Creativity counts for producer Garnett. (television producer Tony Garnett’s decision to end his hit television program ‘This Life’)(A Week in the Life of U.K. Showbiz)
Author/s: Adam Dawtrey
LONDON Only in Britain would the producer of the year’s hottest drama series decide to ax his own show just as it became a media sensation. But Tony Garnett just didn’t want to make another series of BBC2’s “This Life,” and that was that.
The show, which laid bare the private lives of young lawyers sharing a London house, became a cult hit this summer in its second series after a quiet first run last year.
News of the show’s demise, when it was confirmed last month, was greeted as a minor tragedy – the latest in Brit TV’s great tradition of programs killed off in their prime by their creators. The list includes “Absolutely Fabulous” and stretches all the way back to John Cleese’s “Fawlty Towers.”
Despite the increase in competitive pressures since the arrival of cable and satellite channels, the U.K. still is a culture in which the creative agenda of a program-maker can outweigh other considerations, certainly on influential minority webs BBC2 and Channel 4.
Tony Garnett, chairman of World Prods., is widely regarded as the most creative drama producer working in British television. With his roots in the left-wing social-realist TV plays of the ’60s and ’70s – he partnered with helmer Ken Loach on several of Loach’s most acclaimed films, including “Kes” and “Family Life” – Garnett learned the lessons of a difficult decade in Hollywood.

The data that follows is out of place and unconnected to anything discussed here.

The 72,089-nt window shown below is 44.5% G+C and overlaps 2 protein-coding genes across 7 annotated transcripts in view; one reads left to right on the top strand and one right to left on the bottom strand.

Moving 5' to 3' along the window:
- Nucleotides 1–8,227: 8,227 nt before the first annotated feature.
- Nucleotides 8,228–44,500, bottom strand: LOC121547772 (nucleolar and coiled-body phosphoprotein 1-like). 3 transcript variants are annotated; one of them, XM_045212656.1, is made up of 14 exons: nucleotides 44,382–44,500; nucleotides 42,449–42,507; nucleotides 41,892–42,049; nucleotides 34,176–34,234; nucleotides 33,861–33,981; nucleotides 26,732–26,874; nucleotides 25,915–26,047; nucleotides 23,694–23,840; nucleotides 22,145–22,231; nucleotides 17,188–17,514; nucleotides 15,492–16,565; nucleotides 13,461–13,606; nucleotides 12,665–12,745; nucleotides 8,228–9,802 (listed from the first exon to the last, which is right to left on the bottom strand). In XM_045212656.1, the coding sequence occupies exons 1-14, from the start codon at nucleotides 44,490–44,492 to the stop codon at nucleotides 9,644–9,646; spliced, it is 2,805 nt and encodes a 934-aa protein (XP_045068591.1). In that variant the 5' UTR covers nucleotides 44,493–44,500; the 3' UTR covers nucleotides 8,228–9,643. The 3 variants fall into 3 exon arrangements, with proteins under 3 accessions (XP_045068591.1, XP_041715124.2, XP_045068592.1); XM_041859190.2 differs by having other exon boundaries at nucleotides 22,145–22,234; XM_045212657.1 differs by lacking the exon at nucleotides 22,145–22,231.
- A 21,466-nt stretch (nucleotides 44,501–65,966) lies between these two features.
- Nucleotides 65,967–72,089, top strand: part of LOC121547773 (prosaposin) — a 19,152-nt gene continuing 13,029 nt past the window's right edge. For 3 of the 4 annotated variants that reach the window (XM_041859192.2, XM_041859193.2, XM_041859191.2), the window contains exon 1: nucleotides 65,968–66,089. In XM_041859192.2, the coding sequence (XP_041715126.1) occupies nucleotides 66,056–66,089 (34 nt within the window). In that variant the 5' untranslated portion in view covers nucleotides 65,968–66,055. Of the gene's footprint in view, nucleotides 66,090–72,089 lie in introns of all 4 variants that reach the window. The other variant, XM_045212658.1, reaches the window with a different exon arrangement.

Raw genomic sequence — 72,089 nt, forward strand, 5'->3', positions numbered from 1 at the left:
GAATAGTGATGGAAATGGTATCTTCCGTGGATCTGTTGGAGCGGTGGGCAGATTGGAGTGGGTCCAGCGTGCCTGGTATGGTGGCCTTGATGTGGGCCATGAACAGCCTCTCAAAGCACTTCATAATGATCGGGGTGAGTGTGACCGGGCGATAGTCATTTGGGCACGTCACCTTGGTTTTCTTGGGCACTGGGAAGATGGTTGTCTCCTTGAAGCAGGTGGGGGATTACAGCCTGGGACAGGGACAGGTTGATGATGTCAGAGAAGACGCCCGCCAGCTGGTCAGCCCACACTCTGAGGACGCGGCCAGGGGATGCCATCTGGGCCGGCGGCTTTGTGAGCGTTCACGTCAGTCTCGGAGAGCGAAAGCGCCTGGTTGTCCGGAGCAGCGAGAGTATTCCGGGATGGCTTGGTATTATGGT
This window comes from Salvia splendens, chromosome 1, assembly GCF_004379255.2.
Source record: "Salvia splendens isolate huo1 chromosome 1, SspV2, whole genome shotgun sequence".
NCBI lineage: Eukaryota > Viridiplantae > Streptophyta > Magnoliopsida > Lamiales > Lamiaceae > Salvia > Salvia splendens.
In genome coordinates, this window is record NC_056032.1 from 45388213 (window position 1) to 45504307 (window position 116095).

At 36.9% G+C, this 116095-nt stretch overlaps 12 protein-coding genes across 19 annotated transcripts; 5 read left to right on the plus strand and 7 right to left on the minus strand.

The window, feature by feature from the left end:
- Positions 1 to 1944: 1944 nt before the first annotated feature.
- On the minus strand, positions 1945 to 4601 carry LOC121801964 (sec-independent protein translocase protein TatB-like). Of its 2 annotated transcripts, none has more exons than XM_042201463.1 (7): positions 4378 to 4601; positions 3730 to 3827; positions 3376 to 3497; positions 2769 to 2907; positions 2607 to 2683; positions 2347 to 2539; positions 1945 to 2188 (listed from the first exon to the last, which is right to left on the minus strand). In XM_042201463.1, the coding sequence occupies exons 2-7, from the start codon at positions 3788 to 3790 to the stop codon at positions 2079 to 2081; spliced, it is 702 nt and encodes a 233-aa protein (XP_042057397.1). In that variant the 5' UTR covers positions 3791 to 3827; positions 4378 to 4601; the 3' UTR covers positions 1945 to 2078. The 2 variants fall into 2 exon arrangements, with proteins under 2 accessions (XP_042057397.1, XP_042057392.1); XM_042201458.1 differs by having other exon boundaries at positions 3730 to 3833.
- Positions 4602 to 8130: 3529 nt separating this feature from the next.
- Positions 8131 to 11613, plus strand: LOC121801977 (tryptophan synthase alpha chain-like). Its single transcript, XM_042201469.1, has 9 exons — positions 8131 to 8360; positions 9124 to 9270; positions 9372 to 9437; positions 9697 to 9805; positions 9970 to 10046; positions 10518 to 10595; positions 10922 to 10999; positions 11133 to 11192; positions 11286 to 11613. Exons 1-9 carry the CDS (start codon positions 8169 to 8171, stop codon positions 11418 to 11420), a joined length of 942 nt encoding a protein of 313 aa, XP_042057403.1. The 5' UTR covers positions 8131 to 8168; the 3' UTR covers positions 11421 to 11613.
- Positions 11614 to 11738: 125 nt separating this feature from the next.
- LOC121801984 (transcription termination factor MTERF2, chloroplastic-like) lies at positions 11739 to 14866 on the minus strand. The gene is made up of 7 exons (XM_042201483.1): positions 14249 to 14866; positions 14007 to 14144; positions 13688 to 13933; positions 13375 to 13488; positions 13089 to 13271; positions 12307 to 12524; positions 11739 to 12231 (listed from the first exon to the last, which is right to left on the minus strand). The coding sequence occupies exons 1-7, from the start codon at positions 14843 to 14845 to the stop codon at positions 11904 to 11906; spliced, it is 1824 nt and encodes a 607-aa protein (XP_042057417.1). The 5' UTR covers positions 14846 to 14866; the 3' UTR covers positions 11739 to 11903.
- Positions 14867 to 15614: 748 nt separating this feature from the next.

Blending the pace and the mission to entertain that mark the best American work with his own passionate social commitment, Garnett has turned out a succession of original and subversive twists on mainstream drama genres. “Between the Lines” was an anti-cop cop show, about the police’s internal investigators; “Cardiac Arrest,” a medical drama satirizing the failures of the hospital system; and “This Life” started where legal dramas leave off. Each time, he killed the shows when he felt they had nothing left to say.
In a rare public speech last month, the usually reticent Garnett slammed British network bosses for the “impoverishing narrow” range of “depressingly conformist and correct” drama.
But Garnett still manages to break new ground. Next year, he and fellow drama producer Sophie Balhetchet are shooting two new series – “Crossing the Line” for Channel 4, about a police squad dedicated to catching vampires, and “Cops” for the BBC, a fresh take on the bobby-on-the-beat genre.
COPYRIGHT 1997 Cahners Publishing Company in association with The Gale Group and LookSmart.
COPYRIGHT 2000 Gale Group